My husband and I have been slowly updating our '90s house, on a very limited budget. After painting our kitchen cabinets and adding our homemade island, our kitchen was starting to look how we wanted it. Except for the counter tops (which we thought were white until we painted our cabinets and found out they looked very yellow next to the fresh white paint!). We couldn't afford to replace them completely and were excited to come across Giani's Faux Granite paint kits. They were still about $80 a kit...a good bit of change for this frugal girl.
After a lot of research, I decided to follow a few other brave souls and use craft paint instead, which brought our cost down to about $30 total! I put down 2 coats of primer, then sponged on 5 colors of craft paint (this part was a little nerve wrecking) and topped it with 4 coats of polycrylic. It took me only a day and a half and the results were FAR better than either of us expected. While I know it isn't granite, it's amazing how close it looks to stone. For the small price and little bit of effort, this was a great solution for our kitchen.
I should have added more information on the process, so here is a little more detail:
I sanded the surface lightly and wiped the dust off. Then I taped off the walls, cabinets, and my sink. I didn't want to remove the sink (too much hassle!), so I taped around it. I got a little primer underneath because of how thin primer is. So I had to go back and remove that with paint thinner. So be careful on the edges of the sink.
Next I primed the counters with 2 coats of bin primer, white. I used really cheap bristle brushes for this, but watch for any hairs that might come out into the primer.
After the primer, I prepared to sponge paint. I used small sea sponges and did one color at a time. I used black, chocolate brown, light grey, country twill (light tan), and parchment (an even lighter tan). Most were FolkArt brand that you find at the craft stores, some were an off brand. I used smaller sea sponges to get in the corners and around the sink.
I did one color at a time, and did the whole surface one color then the next. You can do small sections at a time and not let the paints dry in between, this will help blend the colors. But I didn't want the sections to look different across the counter tops so I did one at a time.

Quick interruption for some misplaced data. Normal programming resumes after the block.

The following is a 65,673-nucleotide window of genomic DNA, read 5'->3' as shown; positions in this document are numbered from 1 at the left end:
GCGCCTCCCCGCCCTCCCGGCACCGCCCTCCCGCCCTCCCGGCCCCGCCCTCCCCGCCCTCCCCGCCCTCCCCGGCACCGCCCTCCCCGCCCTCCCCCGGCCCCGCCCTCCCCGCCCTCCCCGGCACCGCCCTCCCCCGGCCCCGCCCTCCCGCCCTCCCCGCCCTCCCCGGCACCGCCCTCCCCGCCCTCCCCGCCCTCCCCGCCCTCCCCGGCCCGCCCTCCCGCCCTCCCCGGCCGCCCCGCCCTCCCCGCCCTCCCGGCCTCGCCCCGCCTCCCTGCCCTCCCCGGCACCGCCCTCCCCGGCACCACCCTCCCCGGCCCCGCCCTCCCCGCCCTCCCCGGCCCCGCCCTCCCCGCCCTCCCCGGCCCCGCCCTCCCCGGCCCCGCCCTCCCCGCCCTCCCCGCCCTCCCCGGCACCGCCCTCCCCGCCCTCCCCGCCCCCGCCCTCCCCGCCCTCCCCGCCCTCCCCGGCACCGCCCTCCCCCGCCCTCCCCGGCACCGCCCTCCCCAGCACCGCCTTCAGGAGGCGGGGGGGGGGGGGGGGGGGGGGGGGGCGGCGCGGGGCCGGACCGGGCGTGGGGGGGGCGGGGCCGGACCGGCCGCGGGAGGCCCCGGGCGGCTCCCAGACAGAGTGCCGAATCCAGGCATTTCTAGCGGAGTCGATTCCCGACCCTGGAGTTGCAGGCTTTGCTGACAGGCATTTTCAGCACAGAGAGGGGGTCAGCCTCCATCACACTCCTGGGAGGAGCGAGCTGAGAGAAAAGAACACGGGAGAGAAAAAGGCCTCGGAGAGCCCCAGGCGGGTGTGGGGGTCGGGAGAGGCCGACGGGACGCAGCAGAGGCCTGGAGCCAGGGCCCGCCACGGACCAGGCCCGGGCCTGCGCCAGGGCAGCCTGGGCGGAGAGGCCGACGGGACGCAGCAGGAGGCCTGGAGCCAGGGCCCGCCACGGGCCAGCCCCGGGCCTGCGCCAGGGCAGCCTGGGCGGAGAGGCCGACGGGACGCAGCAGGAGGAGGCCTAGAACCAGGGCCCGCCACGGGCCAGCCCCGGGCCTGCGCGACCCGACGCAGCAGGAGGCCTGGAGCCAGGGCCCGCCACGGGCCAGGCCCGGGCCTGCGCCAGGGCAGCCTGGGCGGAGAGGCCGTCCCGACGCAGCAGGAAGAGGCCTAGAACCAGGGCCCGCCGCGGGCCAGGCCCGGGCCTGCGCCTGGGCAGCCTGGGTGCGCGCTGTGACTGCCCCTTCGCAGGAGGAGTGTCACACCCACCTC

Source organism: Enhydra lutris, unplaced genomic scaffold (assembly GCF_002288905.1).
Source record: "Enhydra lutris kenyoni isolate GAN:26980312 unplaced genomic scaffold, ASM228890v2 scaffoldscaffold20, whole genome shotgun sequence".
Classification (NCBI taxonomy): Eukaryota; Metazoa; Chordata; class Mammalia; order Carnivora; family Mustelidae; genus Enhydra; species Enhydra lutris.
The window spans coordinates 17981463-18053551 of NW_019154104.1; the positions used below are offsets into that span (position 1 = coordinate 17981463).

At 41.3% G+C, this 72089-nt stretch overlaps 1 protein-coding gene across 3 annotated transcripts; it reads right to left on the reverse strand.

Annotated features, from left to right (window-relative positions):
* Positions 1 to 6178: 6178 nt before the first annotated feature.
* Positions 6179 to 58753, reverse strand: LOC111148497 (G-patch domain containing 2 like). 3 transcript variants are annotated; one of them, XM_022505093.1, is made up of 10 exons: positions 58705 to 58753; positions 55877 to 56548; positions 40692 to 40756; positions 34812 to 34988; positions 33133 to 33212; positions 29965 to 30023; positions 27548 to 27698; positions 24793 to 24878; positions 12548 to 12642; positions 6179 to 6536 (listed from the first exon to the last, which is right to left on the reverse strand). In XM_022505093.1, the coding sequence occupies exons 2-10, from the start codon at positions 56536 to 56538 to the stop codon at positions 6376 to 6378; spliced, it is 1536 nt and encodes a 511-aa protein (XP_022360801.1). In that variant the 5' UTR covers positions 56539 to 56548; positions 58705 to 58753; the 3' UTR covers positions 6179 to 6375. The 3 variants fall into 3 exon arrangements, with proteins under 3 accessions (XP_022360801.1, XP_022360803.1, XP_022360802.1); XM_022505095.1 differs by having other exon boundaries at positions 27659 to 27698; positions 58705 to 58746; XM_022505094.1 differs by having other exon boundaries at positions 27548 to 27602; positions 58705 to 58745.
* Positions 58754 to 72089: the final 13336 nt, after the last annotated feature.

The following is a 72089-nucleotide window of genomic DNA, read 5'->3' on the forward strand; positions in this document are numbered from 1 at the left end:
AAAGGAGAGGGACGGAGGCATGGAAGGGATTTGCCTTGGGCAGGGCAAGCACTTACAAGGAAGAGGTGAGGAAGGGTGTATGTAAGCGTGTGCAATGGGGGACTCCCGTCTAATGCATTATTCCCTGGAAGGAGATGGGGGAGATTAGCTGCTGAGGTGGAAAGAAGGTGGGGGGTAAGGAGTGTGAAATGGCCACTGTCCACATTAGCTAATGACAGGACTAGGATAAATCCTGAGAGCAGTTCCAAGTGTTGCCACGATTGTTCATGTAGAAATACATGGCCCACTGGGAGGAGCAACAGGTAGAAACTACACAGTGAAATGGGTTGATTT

After all my colors were down, I lightly sanded to make them a little smoother. Then I put on 4 coats of Minwax Polycrylic with a foam roller. I let dry 2 hours between each coat.
I took off all my tape immediately after the last coat of poly so that it wouldn't peel off my paint. Be very careful pulling the tape off and use a razor in the dry spots so you don't remove any paint.
I have only had these about 3 weeks, but they have held up fine so far! I don't put hot pans on the counters, or food. I wouldn't do this on any counters though. The counters have a little bit of texture to them, not completely smooth like real granite. But I think it adds character and interest to them.
I am still in love with the new counters and am so happy I was brave enough to try it! Anyone can do it, it is really that easy. I completed mine in a little over 24 hours. I primed Friday night and painted during the day Saturday. The sponging itself only took about an hour or so to do.
Here is the tutorial I based mine off of: http://lifeoflaurenlou.wordpress.com/2013/01/16/finally-the-kitchen-countertop-post/
Faux Granite Painted Counters, With Craft Paint!
Published February 7th, 2014 12:36 PM
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